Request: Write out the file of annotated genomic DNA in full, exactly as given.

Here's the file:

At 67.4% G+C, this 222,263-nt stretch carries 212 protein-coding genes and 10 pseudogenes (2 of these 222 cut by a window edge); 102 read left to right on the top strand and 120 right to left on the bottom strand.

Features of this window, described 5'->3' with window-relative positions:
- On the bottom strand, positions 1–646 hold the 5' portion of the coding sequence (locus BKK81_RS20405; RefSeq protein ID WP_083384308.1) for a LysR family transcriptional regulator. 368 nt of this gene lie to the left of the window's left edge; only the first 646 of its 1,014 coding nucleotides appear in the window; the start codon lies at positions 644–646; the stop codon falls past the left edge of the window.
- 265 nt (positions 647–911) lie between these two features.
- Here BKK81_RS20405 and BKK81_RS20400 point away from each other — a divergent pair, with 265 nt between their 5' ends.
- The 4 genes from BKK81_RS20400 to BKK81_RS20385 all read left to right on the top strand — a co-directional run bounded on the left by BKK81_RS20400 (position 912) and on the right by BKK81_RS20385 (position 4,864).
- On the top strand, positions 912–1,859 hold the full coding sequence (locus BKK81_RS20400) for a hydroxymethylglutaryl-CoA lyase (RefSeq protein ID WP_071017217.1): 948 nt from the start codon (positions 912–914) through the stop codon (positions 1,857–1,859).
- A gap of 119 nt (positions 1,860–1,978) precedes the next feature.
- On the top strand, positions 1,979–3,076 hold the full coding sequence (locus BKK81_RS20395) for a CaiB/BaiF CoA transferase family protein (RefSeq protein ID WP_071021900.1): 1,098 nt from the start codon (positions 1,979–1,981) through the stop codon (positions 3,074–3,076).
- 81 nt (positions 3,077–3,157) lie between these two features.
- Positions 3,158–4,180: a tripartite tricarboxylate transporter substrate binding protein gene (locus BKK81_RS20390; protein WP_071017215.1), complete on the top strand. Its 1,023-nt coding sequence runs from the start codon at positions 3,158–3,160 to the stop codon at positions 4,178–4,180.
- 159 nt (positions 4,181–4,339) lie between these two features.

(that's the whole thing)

At 67.4% G+C, this 222,263-nt stretch carries 212 protein-coding genes and 10 pseudogenes (2 of these 222 cut by a window edge); 102 read left to right on the top strand and 120 right to left on the bottom strand.

Features of this window, described 5'->3' with window-relative positions:
- On the bottom strand, positions 1–646 hold the 5' portion of the coding sequence (locus BKK81_RS20405; RefSeq protein ID WP_083384308.1) for a LysR family transcriptional regulator. 368 nt of this gene lie to the left of the window's left edge; only the first 646 of its 1,014 coding nucleotides appear in the window; the start codon lies at positions 644–646; the stop codon falls past the left edge of the window.
- 265 nt (positions 647–911) lie between these two features.
- Here BKK81_RS20405 and BKK81_RS20400 point away from each other — a divergent pair, with 265 nt between their 5' ends.
- The 4 genes from BKK81_RS20400 to BKK81_RS20385 all read left to right on the top strand — a co-directional run bounded on the left by BKK81_RS20400 (position 912) and on the right by BKK81_RS20385 (position 4,864).
- On the top strand, positions 912–1,859 hold the full coding sequence (locus BKK81_RS20400) for a hydroxymethylglutaryl-CoA lyase (RefSeq protein ID WP_071017217.1): 948 nt from the start codon (positions 912–914) through the stop codon (positions 1,857–1,859).
- A gap of 119 nt (positions 1,860–1,978) precedes the next feature.
- On the top strand, positions 1,979–3,076 hold the full coding sequence (locus BKK81_RS20395) for a CaiB/BaiF CoA transferase family protein (RefSeq protein ID WP_071021900.1): 1,098 nt from the start codon (positions 1,979–1,981) through the stop codon (positions 3,074–3,076).
- 81 nt (positions 3,077–3,157) lie between these two features.
- Positions 3,158–4,180: a tripartite tricarboxylate transporter substrate binding protein gene (locus BKK81_RS20390; protein WP_071017215.1), complete on the top strand. Its 1,023-nt coding sequence runs from the start codon at positions 3,158–3,160 to the stop codon at positions 4,178–4,180.
- 159 nt (positions 4,181–4,339) lie between these two features.